Unfortunately, there is no sure way to foresee a hypomanic or depressive episode and prevent bipolar disorder. However, getting PTSD treatment in Orange County soon after you spot the sign of a mental health disorder can help you prevent bipolar disorder. There are ways to try to identify the triggers of bipolar disorder, which can help manage the symptoms. If you have a diagnosis of bipolar disorder, here are a few strategies that can help prevent your symptoms from transforming into full-blown mania or depression:

  1. If you have identified a pattern to your bipolar episodes, you can note down your triggers. Contact your doctor immediately if you’re experiencing manic or depressive episodes.
  2. Involve your family members or friends in watching for warning signs.
  3. Avoid drugs and alcohol as these can worsen your symptoms.

The sooner you receive treatment for bipolar disorder in Newport Beach, the higher the chances of getting well. Call 949-541-8466 to verify your insurance with us.

LIDO Wellness Center offers the best PHP, IOP, and outpatient programs to those suffering from depression, anxiety, schizophrenia, PTSD, and other mental disorders. Entrust your recovery to us, and we will help you begin a liberating wellness journey.


Sources for Bipolar Treatment Help:

  1. National Institute of Mental Health: This is a government agency that provides information and resources related to mental health conditions. You can visit their website at
  2. American Psychiatric Association: The APA is a professional organization for psychiatrists in the United States. Their website has a section on bipolar disorder, which you can access at
  3. National Alliance on Mental Illness (NAMI): NAMI is a non-profit organization that offers education, support, and advocacy for individuals and families affected by mental illness. You can visit their website at
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Person and waterfall depicting the overwhelming and suffocating nature of angst or anxiety.

Am I Dealing With Angst or Anxiety?

Understanding the Differences Between Angst and Anxiety

Anxiety and angst problems may be challenging to deal with. Understanding the differences between the two and their specific traits and how they emerge in people is helpful for anyone looking for mental health wellness.

What Is Anxiety?

Anxiety is a state of concern, trepidation, or uneasiness frequently brought on by an impending event or a situation whose conclusion is unclear. People have an emotional reaction when they feel in danger or endangered. Physical symptoms, such as a racing heartbeat, sweating, shaking, or trouble breathing, are frequently present.

 What Is Angst?

Angst is a strong sense of dread or fear that is often unfocused and related to how others are feeling or how the world is generally doing. Anger is a persistent emotional state when people think something horrible is about to happen without apparent cause, unlike worry, which typically has tangible reasons.

Common Causes and Triggers of Angst and Anxiety

While causes of angst and anxiety can vary widely, some common triggers include:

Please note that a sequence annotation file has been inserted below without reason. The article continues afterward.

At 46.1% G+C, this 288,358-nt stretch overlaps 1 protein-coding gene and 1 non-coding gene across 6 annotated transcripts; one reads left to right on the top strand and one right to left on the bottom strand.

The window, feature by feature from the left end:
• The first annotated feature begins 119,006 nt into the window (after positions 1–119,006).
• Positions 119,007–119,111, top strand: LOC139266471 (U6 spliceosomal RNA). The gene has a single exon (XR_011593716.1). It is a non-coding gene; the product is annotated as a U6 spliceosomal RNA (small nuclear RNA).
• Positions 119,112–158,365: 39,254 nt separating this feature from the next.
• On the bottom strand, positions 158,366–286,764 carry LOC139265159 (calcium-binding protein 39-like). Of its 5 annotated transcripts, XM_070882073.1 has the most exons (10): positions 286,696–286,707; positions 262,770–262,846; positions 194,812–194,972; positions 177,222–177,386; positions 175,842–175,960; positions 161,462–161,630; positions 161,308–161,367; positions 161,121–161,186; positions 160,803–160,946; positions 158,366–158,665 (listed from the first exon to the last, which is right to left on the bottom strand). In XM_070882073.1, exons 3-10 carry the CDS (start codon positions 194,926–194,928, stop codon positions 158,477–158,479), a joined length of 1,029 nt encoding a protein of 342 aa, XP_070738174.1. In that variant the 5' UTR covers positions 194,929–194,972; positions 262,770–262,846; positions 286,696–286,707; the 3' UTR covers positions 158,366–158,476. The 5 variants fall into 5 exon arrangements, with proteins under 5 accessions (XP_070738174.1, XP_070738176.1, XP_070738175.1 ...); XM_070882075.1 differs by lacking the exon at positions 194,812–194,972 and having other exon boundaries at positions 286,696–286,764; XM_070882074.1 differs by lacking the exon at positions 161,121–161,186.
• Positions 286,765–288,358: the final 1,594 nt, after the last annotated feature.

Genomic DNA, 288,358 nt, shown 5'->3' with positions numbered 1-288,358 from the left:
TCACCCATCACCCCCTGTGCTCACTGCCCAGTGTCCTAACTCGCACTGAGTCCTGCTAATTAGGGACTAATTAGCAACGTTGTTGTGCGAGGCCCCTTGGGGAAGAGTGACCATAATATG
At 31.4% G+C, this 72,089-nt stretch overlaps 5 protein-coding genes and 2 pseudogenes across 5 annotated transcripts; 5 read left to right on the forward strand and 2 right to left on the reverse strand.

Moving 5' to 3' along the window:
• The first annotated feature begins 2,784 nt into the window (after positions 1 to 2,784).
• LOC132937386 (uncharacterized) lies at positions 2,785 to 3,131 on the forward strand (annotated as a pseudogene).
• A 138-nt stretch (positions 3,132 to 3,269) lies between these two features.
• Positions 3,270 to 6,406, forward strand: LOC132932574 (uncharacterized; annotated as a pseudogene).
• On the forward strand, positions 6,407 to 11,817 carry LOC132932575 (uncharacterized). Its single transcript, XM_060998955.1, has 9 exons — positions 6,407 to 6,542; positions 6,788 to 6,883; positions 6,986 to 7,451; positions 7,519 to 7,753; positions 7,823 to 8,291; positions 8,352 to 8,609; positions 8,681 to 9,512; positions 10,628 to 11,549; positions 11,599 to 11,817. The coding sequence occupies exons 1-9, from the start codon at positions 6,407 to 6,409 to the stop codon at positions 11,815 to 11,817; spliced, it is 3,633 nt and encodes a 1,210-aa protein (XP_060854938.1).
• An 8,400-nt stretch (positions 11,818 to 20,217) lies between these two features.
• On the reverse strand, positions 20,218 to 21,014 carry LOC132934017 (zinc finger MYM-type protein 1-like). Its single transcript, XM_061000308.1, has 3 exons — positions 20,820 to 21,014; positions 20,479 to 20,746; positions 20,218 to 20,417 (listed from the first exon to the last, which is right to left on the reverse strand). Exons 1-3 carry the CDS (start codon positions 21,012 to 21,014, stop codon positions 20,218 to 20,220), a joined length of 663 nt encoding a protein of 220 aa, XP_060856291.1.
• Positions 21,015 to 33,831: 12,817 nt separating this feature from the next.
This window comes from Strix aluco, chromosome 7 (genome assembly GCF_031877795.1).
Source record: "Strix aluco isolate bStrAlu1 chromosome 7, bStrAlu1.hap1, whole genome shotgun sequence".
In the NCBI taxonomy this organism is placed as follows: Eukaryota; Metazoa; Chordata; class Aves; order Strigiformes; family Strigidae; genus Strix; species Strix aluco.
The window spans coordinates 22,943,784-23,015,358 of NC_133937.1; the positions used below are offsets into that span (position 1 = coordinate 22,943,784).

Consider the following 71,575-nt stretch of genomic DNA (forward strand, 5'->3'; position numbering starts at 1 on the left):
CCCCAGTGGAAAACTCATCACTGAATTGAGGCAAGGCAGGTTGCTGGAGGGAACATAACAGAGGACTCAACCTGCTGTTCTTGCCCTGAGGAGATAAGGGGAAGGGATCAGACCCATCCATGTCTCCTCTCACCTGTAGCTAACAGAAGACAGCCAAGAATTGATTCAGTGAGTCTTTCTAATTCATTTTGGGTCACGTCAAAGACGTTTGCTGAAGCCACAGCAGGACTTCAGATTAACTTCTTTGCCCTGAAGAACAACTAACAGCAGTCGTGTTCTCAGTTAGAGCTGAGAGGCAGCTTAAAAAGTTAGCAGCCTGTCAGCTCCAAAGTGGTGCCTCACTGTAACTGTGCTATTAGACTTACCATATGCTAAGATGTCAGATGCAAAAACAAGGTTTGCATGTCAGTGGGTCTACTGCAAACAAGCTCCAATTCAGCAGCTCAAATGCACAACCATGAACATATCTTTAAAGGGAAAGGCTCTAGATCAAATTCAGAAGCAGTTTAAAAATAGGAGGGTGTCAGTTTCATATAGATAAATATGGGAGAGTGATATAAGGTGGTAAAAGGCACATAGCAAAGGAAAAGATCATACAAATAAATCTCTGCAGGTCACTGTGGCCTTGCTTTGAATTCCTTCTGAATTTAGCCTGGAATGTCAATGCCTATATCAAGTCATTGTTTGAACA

Fear or Surprise: Unexpected events or situations can cause fear and panic, leading to angst or anxiety.

Alcohol Use Disorder: Alcohol use disorder can trigger angst, anxiety, and depression. It can occur when there is an increase in drinking, frequency, or any combination of these. Drinking can change people’s moods and thoughts, leading to feelings of apprehension and worry.

Trust and Comfort: Issues of trusting or comforting can be challenging and lead to feelings of frustration, confusion, and doubt that can become overwhelming.

Connection or Belonging: Experiences of not fitting in socially or feeling part of a group can be difficult and evoke a feeling of not belonging.

Competitiveness or Passion: Angst and anxiety can result if life feels out of control or the passion or drive to do something great is unmet.

 Potential Consequences of Unmanaged Angst or Anxiety

Without proper management, angst and anxiety can have far-reaching consequences on physical and mental health, work performance, relationships, and overall quality of life. People with unmanaged anxiety can have difficulty concentrating, sleeping, socializing, or simply enjoying daily activities. These issues can lead to physical problems such as chronic fatigue, headaches, and digestive issues.

Untreated mental health conditions can result in unnecessary disability, unemployment, substance abuse, homelessness, inappropriate incarceration, thoughts of suicide, and poor quality of life.

Practical Strategies for Managing Angst or Anxiety

There are several practical strategies and techniques individuals can use to manage angst and anxiety. These include:

Mindfulness Practices: Mindfulness practices such as meditation and yoga help to reduce stress and increase awareness of thoughts and emotions.

Cognitive-Behavioral Techniques: Cognitive-Behavioral techniques can help to manage anxious thoughts, such as questioning assumptions or reframing negative thoughts.

Self-Care Activities: Self-care activities such as massage, journaling, listening to music, or spending time in nature can help to reduce stress and cultivate a sense of calm.

Physical Activities: Physical activities such as walking, running, swimming, or biking can help to reduce stress, ease tension, and improve mental clarity.

Nutritional Habits: Eating nutritious, balanced meals and avoiding unhealthy foods and drinks can help to regulate moods and energy levels.

 Seeking Professional Help

While there are several practical strategies individuals can use to manage angst or anxiety, there may be times when professional help is needed. Therapy options like individual counseling, group therapy, or medication management can help to identify and manage symptoms. If you or someone you know is struggling with clinically significant levels of anxiety, please reach out for help.